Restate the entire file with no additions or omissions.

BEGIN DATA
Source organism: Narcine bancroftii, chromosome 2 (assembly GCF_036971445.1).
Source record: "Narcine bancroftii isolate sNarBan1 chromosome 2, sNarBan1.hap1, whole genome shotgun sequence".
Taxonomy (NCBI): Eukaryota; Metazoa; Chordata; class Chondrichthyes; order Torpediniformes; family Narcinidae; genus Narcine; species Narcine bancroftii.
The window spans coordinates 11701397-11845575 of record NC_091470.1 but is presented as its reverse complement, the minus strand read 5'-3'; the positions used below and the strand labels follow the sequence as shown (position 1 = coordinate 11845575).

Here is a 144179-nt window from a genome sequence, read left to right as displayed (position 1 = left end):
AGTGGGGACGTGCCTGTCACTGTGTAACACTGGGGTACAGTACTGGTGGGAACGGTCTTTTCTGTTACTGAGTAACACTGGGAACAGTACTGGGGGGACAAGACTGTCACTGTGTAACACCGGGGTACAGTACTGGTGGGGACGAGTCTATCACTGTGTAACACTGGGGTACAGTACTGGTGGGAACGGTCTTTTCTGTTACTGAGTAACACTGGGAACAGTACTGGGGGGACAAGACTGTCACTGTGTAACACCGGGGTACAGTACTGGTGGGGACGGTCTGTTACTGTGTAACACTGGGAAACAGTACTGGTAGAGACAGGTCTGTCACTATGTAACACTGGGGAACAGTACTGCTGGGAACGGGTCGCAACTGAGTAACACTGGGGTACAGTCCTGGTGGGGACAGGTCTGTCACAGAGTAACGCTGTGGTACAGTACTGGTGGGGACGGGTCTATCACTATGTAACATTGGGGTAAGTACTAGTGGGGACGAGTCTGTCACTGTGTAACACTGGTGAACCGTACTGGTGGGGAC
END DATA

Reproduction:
Source organism: Narcine bancroftii, chromosome 2 (assembly GCF_036971445.1).
Source record: "Narcine bancroftii isolate sNarBan1 chromosome 2, sNarBan1.hap1, whole genome shotgun sequence".
Taxonomy (NCBI): Eukaryota; Metazoa; Chordata; class Chondrichthyes; order Torpediniformes; family Narcinidae; genus Narcine; species Narcine bancroftii.
The window spans coordinates 11701397-11845575 of record NC_091470.1 but is presented as its reverse complement, the minus strand read 5'-3'; the positions used below and the strand labels follow the sequence as shown (position 1 = coordinate 11845575).

Here is a 144179-nt window from a genome sequence, read left to right as displayed (position 1 = left end):
AGTGGGGACGTGCCTGTCACTGTGTAACACTGGGGTACAGTACTGGTGGGAACGGTCTTTTCTGTTACTGAGTAACACTGGGAACAGTACTGGGGGGACAAGACTGTCACTGTGTAACACCGGGGTACAGTACTGGTGGGGACGAGTCTATCACTGTGTAACACTGGGGTACAGTACTGGTGGGAACGGTCTTTTCTGTTACTGAGTAACACTGGGAACAGTACTGGGGGGACAAGACTGTCACTGTGTAACACCGGGGTACAGTACTGGTGGGGACGGTCTGTTACTGTGTAACACTGGGAAACAGTACTGGTAGAGACAGGTCTGTCACTATGTAACACTGGGGAACAGTACTGCTGGGAACGGGTCGCAACTGAGTAACACTGGGGTACAGTCCTGGTGGGGACAGGTCTGTCACAGAGTAACGCTGTGGTACAGTACTGGTGGGGACGGGTCTATCACTATGTAACATTGGGGTAAGTACTAGTGGGGACGAGTCTGTCACTGTGTAACACTGGTGAACCGTACTGGTGGGGAC